Imagine the pain as she watched Jacob go into her ugly sister's tent, then the agony of seeing her sister's belly grow.  She probably wouldn't be able to see the loneliness in her sister's eyes though,  the eyes that longed to see the spark in Jacob's eyes that she saw when Rachel walked by.

How sad I feel for both of those women.

How said I feel for Jacob.

The fact that Jacob had several women in his bed could be a strong argument for polygamy.  But better yet is the reminder:  Jacob's model for marriage is not what God's plan was for marriage.  God's plan was for one man and one woman because he knew the heartache anymore would cause.  I'm sure the culture around them saw nothing wrong about having multiple wives and concubines.  But just because the culture said it was ok did not mean the pain it caused wasn't real.

We can't blame the culture though.

Whatever went on, whatever prayers and pleadings were laid on God on by Rachel, when Bilhah gave birth to a little boy on Rachel's behalf, Rachel, for the first time maybe, realized God was listening to her prayers.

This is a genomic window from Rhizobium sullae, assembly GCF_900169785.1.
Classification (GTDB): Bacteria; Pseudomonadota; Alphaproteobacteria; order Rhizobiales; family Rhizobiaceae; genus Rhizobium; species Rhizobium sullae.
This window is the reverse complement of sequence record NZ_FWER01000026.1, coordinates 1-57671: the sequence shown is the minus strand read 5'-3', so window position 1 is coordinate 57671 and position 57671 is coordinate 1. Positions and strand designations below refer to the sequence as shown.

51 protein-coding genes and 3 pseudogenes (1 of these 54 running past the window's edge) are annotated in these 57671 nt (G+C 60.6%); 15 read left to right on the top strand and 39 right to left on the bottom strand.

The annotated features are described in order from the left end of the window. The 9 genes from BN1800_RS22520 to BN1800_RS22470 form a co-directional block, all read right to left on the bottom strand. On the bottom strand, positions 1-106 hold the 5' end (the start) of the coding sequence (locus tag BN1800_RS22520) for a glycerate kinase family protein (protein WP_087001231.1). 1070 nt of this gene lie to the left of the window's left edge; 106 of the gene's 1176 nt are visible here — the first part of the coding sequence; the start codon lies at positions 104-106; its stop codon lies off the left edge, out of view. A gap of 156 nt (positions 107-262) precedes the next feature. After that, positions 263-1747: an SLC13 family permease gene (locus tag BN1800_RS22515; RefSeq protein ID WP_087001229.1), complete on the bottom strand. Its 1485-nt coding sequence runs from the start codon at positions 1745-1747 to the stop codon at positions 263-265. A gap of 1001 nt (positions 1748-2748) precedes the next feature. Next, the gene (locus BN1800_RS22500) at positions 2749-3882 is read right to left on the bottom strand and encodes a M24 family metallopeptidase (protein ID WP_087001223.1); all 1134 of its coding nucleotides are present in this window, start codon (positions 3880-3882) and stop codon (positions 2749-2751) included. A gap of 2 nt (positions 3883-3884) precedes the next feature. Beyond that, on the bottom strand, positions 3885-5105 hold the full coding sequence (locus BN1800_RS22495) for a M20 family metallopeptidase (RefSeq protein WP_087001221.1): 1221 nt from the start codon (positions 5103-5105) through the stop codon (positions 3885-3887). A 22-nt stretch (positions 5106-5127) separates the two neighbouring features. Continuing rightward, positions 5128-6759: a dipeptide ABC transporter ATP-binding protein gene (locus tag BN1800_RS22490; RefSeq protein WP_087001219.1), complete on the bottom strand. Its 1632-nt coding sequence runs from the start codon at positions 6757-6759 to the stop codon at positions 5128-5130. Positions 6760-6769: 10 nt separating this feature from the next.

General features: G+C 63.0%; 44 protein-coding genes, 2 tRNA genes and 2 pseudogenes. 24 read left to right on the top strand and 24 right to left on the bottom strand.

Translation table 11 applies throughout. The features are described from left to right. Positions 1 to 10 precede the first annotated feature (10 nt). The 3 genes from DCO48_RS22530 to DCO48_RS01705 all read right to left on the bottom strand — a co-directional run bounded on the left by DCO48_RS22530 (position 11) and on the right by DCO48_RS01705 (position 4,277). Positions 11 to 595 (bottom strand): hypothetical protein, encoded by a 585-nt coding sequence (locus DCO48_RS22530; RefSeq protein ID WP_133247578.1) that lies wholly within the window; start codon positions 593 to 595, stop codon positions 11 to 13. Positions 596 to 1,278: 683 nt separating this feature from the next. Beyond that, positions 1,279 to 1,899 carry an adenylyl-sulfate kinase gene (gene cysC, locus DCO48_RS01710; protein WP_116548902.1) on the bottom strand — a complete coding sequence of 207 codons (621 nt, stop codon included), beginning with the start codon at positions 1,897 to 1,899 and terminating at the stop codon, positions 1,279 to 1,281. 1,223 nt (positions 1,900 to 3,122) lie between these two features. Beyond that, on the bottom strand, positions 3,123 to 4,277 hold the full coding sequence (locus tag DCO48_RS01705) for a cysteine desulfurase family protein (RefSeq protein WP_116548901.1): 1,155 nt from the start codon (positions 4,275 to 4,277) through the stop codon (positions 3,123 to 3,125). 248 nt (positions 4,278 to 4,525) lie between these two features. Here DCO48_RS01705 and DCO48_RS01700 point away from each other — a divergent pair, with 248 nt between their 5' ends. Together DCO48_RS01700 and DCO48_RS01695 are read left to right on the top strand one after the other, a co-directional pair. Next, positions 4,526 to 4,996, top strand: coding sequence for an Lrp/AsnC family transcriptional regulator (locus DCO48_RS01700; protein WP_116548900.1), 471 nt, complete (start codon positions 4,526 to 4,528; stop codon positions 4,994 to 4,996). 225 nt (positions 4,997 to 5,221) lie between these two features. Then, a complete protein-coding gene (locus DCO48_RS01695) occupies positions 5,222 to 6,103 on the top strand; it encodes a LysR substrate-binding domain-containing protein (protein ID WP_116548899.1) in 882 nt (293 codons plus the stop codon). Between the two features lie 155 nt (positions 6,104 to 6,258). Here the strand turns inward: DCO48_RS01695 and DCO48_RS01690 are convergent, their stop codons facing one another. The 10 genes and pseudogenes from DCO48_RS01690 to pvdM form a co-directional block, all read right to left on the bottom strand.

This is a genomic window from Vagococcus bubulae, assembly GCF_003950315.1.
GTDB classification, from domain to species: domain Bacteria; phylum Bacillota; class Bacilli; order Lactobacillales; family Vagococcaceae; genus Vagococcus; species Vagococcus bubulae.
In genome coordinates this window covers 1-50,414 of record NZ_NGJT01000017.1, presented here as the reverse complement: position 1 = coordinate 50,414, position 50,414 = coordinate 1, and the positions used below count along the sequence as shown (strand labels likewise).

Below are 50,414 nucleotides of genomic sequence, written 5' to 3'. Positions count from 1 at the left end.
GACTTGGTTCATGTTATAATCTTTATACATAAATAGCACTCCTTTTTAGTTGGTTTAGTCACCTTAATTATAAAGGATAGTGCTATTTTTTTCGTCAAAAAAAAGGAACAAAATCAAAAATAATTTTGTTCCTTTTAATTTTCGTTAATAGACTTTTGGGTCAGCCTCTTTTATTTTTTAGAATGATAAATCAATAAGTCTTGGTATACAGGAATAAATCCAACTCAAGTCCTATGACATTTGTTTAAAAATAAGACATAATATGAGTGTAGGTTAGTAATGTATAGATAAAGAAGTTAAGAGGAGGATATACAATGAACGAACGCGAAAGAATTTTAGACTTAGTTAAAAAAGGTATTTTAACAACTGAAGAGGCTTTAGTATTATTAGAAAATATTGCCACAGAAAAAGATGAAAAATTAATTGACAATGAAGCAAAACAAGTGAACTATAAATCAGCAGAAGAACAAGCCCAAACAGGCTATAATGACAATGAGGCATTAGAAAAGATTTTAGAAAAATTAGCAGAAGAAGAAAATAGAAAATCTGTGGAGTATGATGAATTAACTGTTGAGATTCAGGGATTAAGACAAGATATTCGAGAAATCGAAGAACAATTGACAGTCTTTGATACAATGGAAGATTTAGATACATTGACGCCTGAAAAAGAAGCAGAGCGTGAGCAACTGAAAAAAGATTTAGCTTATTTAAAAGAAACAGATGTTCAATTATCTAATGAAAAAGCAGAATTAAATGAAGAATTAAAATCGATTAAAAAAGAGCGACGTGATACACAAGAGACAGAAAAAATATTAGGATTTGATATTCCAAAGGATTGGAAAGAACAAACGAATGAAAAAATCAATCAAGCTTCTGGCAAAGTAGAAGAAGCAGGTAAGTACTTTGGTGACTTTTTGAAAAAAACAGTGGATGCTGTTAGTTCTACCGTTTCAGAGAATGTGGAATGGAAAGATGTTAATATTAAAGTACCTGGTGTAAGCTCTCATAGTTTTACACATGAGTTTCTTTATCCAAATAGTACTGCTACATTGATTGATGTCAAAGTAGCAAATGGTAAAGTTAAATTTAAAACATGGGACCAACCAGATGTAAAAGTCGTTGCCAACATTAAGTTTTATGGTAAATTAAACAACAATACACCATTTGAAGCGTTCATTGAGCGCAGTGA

Yes, she manipulated and took things into her own hands, but was God's goal that Rachel have a son or was God's aim perhaps that Rachel was learning to trust God when the culture around her wasn't?  (This will be on my list to ask her in heaven).

How ironic that Dan means vindicate or judge and Jacob prophesied that Dan would provide justice for his people.  How or if he did, we don't know.  

A descendant of Dan, Oholiab was appointed by God to assist Bezalel in the craftsmanship of the Tabernacle (Exodus 31). Samson, the strong man who defeated the Philistines, though blind and captive, was a descendant of Dan.  (Judges 13-16).

V is for vindicate.  The child who vindicates, Jacob's son, Dan.